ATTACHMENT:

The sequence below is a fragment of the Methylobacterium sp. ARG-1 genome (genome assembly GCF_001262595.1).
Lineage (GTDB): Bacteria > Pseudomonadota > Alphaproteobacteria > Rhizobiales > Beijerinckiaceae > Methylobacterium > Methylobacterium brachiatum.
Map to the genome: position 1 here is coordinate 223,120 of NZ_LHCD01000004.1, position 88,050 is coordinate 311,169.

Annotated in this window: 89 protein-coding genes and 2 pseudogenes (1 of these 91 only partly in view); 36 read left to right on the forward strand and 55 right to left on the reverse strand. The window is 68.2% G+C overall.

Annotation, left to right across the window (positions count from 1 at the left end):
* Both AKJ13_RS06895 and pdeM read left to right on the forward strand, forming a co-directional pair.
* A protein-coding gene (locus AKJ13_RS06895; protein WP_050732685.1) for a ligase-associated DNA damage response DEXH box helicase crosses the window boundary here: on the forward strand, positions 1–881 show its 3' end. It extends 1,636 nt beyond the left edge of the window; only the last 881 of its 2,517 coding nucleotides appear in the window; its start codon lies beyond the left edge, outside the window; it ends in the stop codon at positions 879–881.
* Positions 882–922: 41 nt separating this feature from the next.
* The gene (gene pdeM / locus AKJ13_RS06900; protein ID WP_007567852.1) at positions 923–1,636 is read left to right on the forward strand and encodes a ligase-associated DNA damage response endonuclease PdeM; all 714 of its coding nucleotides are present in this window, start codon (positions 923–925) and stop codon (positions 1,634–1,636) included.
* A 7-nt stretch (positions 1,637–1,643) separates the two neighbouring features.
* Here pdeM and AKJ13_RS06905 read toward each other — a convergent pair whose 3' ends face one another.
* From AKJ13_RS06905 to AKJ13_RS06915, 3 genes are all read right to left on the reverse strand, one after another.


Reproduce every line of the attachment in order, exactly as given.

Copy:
The sequence below is a fragment of the Methylobacterium sp. ARG-1 genome (genome assembly GCF_001262595.1).
Lineage (GTDB): Bacteria > Pseudomonadota > Alphaproteobacteria > Rhizobiales > Beijerinckiaceae > Methylobacterium > Methylobacterium brachiatum.
Map to the genome: position 1 here is coordinate 223,120 of NZ_LHCD01000004.1, position 88,050 is coordinate 311,169.

Annotated in this window: 89 protein-coding genes and 2 pseudogenes (1 of these 91 only partly in view); 36 read left to right on the forward strand and 55 right to left on the reverse strand. The window is 68.2% G+C overall.

Annotation, left to right across the window (positions count from 1 at the left end):
* Both AKJ13_RS06895 and pdeM read left to right on the forward strand, forming a co-directional pair.
* A protein-coding gene (locus AKJ13_RS06895; protein WP_050732685.1) for a ligase-associated DNA damage response DEXH box helicase crosses the window boundary here: on the forward strand, positions 1–881 show its 3' end. It extends 1,636 nt beyond the left edge of the window; only the last 881 of its 2,517 coding nucleotides appear in the window; its start codon lies beyond the left edge, outside the window; it ends in the stop codon at positions 879–881.
* Positions 882–922: 41 nt separating this feature from the next.
* The gene (gene pdeM / locus AKJ13_RS06900; protein ID WP_007567852.1) at positions 923–1,636 is read left to right on the forward strand and encodes a ligase-associated DNA damage response endonuclease PdeM; all 714 of its coding nucleotides are present in this window, start codon (positions 923–925) and stop codon (positions 1,634–1,636) included.
* A 7-nt stretch (positions 1,637–1,643) separates the two neighbouring features.
* Here pdeM and AKJ13_RS06905 read toward each other — a convergent pair whose 3' ends face one another.
* From AKJ13_RS06905 to AKJ13_RS06915, 3 genes are all read right to left on the reverse strand, one after another.